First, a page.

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Topic: politics

Sanli Sanli 27 April 2013

A close encounter with Diederik Stapel and his act of fraud

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Posted in Ethics, High-impact journals, politics

Yudhijit Bhattacharjee, a staff writer at Science magazine, has written an elegant article in the New York Times about the Dutch psychologist Diederik Stapel. The scientific misconduct of Stapel, including fabrication of data for at least 30 publications, outraged the scientific community a couple of years ago. At that time Stapel was the dean of the social and behavioral sciences faculty at the Tilburg university. He returned his [cum laude] Ph.D. title to the University of Amsterdam in November 2011, noting that his “behavior of the past years are inconsistent with the duties associated with the doctorate.”

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Ad Lagendijk Ad Lagendijk 9 February 2013

How to choose your key publications?

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Posted in High-impact journals, politics, Tips

17427444 s How to choose your key publications?

The scientific community keeps on finding new ways to facilitate to judge scientists. The old-fashioned way of reading her papers, listening to her talks,  interviewing her for more than an hour, reading recommendation letters, and consulting colleagues personally takes way too much time.

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Ad Lagendijk Ad Lagendijk 14 September 2012

My group, Your group, or Our group

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Posted in PhD life, politics, Tips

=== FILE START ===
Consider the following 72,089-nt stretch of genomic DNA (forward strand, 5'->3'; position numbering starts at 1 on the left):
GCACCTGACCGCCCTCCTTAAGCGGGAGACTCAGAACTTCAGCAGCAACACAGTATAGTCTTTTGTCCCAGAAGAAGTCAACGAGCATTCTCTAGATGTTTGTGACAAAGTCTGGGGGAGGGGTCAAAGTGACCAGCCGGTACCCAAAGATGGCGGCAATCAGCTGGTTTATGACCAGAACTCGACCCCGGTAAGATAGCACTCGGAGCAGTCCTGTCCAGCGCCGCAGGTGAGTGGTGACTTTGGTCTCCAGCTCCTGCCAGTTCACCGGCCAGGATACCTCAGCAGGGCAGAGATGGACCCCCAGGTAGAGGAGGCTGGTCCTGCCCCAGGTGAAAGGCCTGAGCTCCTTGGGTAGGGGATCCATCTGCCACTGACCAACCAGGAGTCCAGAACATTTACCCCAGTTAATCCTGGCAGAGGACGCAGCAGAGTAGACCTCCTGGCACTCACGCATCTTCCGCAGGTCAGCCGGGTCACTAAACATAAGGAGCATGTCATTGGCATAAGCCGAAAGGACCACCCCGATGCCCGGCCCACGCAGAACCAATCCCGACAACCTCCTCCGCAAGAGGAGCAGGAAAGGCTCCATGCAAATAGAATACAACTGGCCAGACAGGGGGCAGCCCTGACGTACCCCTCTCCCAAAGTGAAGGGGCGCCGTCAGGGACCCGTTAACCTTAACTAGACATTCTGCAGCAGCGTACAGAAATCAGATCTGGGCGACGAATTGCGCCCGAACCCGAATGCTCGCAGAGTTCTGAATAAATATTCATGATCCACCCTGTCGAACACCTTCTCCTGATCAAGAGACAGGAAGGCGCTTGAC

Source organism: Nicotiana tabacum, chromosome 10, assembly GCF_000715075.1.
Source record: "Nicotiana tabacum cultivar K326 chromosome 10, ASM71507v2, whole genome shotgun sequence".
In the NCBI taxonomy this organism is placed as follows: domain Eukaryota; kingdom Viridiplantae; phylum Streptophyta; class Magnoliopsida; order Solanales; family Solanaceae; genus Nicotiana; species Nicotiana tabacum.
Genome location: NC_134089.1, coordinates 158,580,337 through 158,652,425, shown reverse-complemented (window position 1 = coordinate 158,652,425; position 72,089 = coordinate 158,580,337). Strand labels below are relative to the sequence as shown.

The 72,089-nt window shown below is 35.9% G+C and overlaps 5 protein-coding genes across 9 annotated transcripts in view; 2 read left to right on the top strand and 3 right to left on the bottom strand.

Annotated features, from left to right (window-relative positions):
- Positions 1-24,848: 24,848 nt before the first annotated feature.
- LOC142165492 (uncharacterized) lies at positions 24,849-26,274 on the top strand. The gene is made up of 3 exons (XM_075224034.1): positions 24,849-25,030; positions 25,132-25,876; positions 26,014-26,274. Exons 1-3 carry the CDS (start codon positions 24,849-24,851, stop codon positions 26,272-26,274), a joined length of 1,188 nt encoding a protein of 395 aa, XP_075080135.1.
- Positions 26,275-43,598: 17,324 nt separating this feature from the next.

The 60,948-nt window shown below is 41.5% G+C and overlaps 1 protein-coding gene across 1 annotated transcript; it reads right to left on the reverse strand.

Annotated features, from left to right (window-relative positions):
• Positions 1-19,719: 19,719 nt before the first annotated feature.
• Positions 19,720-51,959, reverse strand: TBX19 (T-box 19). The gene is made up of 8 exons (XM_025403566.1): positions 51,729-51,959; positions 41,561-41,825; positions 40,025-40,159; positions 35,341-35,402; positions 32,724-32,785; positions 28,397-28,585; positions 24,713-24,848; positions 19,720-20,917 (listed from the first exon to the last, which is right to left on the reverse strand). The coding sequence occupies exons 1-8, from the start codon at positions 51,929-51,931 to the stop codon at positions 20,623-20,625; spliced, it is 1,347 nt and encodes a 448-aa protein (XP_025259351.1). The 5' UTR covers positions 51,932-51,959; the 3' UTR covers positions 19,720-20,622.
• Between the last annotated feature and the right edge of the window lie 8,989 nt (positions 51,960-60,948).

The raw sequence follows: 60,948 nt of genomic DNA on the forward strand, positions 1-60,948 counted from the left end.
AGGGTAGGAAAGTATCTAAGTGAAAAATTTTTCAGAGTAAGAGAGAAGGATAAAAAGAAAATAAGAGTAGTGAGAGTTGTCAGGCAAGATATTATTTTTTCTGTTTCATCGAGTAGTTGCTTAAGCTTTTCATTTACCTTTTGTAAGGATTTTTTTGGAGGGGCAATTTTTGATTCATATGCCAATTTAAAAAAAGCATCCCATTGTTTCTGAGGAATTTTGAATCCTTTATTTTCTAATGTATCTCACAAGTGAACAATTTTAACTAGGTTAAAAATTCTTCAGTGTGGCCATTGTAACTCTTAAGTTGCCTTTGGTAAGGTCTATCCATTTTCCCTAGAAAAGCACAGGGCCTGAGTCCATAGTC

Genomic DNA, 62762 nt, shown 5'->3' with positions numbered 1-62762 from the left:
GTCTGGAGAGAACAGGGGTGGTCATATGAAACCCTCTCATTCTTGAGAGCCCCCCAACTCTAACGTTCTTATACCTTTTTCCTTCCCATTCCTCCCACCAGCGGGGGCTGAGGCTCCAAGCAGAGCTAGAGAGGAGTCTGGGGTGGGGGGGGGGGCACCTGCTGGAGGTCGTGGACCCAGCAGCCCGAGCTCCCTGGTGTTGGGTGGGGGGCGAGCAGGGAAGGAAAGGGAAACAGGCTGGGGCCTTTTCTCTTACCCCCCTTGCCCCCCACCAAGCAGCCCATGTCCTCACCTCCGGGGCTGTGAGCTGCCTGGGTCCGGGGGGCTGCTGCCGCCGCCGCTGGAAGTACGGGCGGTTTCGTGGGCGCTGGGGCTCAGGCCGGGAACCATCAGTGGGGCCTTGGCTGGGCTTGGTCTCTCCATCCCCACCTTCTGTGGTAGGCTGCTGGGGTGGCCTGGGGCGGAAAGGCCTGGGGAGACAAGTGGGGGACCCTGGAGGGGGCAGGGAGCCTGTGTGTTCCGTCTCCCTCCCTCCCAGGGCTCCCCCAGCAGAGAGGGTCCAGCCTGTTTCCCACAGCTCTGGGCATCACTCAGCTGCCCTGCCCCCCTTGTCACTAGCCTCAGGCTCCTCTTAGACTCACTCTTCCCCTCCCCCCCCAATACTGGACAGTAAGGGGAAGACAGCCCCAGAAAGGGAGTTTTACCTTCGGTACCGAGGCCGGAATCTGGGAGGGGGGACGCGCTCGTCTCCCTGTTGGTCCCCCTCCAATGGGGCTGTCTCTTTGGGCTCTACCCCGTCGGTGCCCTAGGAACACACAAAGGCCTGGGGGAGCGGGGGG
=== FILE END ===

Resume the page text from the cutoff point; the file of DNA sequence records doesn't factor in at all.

angry gorilla My group, Your group, or Our group

In science the dilemma of either cooperating or competing is everywhere. The situation is never black or white and depends on the discipline. In this post I will limit myself to the typical small-science group model: one group leader, one or two postdocs and a number – typically between 4 and 6, of PhD students.

Pressure
All the group member are under pressure. PhD students have to finish their thesis in time, with preferably a couple of first-author articles in glossy magazines.

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Sanli Sanli 5 May 2012

Academia can benefit a lot from a more democratic funding system

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Posted in Ethics, politics, Web 2.0

Much more has been said about the failure of current grant system than that has actually changed. My favorite opinion piece is this one by Peter A. Lawrence. The single-sentence abstract says it all: “The granting system turns young scientists into bureaucrats and then betrays them.” There are a couple of suggestions for improving the funding distribution in that article but the title of a comment by Markus Noll says enough about why nothing is changing: “Scientists in power will never change their system unless forced.”

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